What will remain of Deep Purple once the "The Long Goodbye Tour" is over? Will the tribute bands and epigones take over and do justice to the hard rock legend? Can they re-create the myth of Deep Purple in their songs or concerts? Or does the group, which is celebrated as the Liverock band, remain unique because of all its facets? These and other questions are addressed in the fifth part of our series of articles on half a century of Deep Purple.
Deep Purple only know one drummer in their ranks. Also on the keyboarder position the hardrockers only get it to two players. And when you ask for their bassists, strictly speaking only one name comes to mind. Thus Purple form a fixed instrumentalist unit. This explains the homogeneous, powerful sound that has been the band for decades. In the following we portray the drummer as well as the keyboarder and bassists in the service of one of the greatest bands in rock history.
"It's the singer, not the song," that thesis rarely applied to Deep Purple. On the one hand the instrumental presence and potency in all five decades of the band was at least always at the same level as the lead vocals. And as long as Ritchie Blackmore was in the band, he provided the band with song ideas that would have worked well with other vocalists. On the other hand, there are these vocal great moments: "Child In Time" belongs to Ian Gillan and "Soldier Of Fortune" to David Coverdale.
Deep Purple is a band for guitarists. With Deep Purple you can and must become a hero as a guitarist. Ritchie Blackmore created the template and filled it with life like no other rock guitarist. Huge footsteps a Tommy Bolin couldn't grow into because of the drugs. And a role that Joe Satriani, despite all his brilliance on the guitar, did not want to accept. Even on Steve Morse, after two and a half decades in the band, the mighty shadow of Blackmore still falls.
Ian Gillan likes to call the guitarists who work for Deep Purple "mandolin players". This trivialization has a method, because only in this way can the frontman bear the fact that Purple's eyes and ears are always on the guitarist. A good Purple song is always judged by how memorable the guitar riff is and how virtuoso the solo is.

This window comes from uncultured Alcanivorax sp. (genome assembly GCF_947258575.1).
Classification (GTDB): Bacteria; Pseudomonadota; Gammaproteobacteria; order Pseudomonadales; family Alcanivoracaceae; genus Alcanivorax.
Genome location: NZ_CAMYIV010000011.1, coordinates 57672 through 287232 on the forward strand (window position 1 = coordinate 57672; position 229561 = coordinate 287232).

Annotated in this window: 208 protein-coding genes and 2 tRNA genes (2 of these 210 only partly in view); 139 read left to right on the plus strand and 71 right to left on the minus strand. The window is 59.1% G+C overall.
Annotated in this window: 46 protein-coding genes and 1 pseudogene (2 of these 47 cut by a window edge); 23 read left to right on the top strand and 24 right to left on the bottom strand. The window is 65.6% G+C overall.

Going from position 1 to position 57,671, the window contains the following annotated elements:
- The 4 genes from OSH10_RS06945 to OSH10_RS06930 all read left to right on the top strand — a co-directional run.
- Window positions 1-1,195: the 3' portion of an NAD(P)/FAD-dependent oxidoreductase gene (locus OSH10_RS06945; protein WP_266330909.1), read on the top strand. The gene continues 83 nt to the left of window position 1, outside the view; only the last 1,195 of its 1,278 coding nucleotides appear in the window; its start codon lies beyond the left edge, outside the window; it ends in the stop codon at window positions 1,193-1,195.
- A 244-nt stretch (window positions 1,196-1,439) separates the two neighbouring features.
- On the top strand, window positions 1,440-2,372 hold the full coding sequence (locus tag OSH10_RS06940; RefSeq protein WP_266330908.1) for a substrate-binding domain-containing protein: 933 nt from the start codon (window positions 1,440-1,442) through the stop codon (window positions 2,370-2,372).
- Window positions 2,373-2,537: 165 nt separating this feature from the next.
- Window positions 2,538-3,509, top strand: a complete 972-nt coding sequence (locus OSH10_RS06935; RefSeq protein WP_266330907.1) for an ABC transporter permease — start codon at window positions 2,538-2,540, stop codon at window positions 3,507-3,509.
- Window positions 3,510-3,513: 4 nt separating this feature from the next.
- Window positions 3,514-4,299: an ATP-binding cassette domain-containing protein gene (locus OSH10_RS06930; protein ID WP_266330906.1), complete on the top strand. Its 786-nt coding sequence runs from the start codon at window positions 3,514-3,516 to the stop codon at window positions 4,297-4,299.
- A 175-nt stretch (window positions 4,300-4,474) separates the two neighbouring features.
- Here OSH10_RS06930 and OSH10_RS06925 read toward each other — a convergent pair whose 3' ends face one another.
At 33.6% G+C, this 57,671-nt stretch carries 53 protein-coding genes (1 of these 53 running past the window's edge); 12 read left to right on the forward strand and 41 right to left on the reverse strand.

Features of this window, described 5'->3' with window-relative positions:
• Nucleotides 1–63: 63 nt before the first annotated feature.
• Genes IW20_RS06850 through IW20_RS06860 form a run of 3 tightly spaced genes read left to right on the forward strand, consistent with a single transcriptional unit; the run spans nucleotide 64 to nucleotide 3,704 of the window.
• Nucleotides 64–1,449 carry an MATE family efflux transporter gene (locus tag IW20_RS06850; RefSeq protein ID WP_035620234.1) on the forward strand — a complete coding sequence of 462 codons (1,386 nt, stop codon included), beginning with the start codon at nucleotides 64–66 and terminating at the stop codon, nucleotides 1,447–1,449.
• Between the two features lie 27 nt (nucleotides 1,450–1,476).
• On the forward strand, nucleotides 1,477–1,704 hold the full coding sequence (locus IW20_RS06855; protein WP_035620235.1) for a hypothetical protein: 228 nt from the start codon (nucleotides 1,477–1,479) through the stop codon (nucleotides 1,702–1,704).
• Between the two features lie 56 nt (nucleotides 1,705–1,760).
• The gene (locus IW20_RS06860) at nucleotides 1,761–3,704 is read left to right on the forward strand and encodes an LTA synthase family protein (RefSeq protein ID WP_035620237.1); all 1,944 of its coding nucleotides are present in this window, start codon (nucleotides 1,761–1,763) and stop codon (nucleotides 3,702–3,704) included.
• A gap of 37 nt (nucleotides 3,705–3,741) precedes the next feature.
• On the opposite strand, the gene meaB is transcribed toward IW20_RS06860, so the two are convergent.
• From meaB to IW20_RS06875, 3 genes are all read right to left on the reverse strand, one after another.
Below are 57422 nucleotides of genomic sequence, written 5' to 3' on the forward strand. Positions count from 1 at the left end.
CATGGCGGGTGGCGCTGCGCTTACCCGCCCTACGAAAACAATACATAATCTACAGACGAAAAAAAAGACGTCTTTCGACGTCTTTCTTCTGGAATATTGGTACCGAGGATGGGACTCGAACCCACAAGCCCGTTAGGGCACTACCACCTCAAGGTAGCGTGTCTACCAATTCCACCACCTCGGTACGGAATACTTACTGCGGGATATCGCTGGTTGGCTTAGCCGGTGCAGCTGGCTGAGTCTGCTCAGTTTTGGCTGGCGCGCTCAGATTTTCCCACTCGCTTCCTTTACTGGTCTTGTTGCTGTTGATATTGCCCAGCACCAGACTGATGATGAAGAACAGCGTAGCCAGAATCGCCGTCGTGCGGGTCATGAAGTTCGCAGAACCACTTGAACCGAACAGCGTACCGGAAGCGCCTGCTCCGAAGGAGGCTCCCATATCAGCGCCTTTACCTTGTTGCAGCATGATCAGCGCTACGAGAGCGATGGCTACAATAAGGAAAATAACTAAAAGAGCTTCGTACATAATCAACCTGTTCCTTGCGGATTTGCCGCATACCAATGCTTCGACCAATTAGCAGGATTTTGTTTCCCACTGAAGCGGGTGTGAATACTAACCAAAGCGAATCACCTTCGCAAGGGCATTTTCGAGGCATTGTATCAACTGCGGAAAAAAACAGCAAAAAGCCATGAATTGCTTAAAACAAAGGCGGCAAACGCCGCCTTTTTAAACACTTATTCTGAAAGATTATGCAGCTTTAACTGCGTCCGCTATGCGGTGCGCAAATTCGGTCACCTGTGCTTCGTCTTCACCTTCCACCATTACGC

"Deep Purple is the best thing that's happened to me in my life," says Ian Gillan, "and not a few music lovers around the world can join this statement for themselves. Deep Purple was created fifty years ago. For eclipsed, this special anniversary is one of the most important groups in the development of hard rock and in this and the next five issues the phenomenon Deep Purple will be highlighted from different angles. Half a century of lively rock history has written the formation once led by Jon Lord and Ritchie Blackmore. Beside great music the English produced, at least as long as Blackmore was part of the band, headlines concerning internal disputes. Where there's planing, chips fall.
20 studio albums in 49 years - whether this is the end of the journey, the musicians themselves are still unclear. "We all enjoyed the recording sessions with Bob Ezrin very much," keyboardist Don Airey says, drawing attention to a fact that this album radiates. It's a feel-good album.
Deep Purple belong to those bands that just can't stop. Some may be happy, others more compassionate. At least it's been that way for a long time. In the meantime, two members of the group, founded in 1968, have crossed the seventy mark, and two others are about to do so next year. Guitarist Steve Morse with his sixty-two Lenzen makes himself out like a young boy among his colleagues. Meanwhile, Purple's new CD "Infinite" has nothing to say about Alterszipperlein. With strength and esprit the slaughter-tested troupe fights their way through ten songs, of which certainly not all have what it takes to become classics, but some can at least be put painlessly between the train numbers of the band.
17.6.2016 Loreley: "I have a feeling we´re not in Kansas anymore. We must be over the Rainbow."
All the mud and rain became instantly irrelevant as Ritchie Blackmore with his Rainbow on the Loreley, re-formed for three concerts, after this sequence from "The Wizard of Oz" starts with "Highway Star". Previously, Thin Lizzy and Manfred Mann´s Earth Band had rung in the new edition of the "Monsters Of Rock". Blackmore, who hadn't played a rock concert for 19 years, was the "Master of Cermony", and led the 15,000 visitors sovereign through a 13-song classic set with tracks he wrote for Rainbow and Deep Purple. The Chilean singer Ronnie Romero became the "best Ronnie since Ronnie (Dio)" and the version of "Stargazer" was breathtaking.
"When I was a kid, I hated being kissed by aunts on my birthday. This probably explains my aversion to celebrating my birthday," Ian Gillan ponders, referring to his anniversary on August 19. "I won't celebrate the seventieth either." But his fans are.
Ian Gillan, born in London in 1945, grew up in the suburb of Hounslow, near Heathrow Airport. His first serious band was called Episode Six. When Ritchie Blackmore, Jon Lord and Ian Paice looked at the group in June 1969, Blackmore in particular was so enthusiastic about the distinctive singer that he immediately offered him a job at Deep Purple. He brought his episode six colleague Roger Glover into the love marriage as a dowry. "From then on, my life changed completely."
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eclipsed is a music magazine based in Aschaffenburg and has been on the German market since 2000. It is aimed at friends of sophisticated rock music who want to go on a new acoustic voyage of discovery month after month.
eclipsed deals in detail with the rock greats of the 60s and 70s in the areas of art rock, prog, psychedelic, blues, classic, hard rock and much more as well as with the current scene in these areas.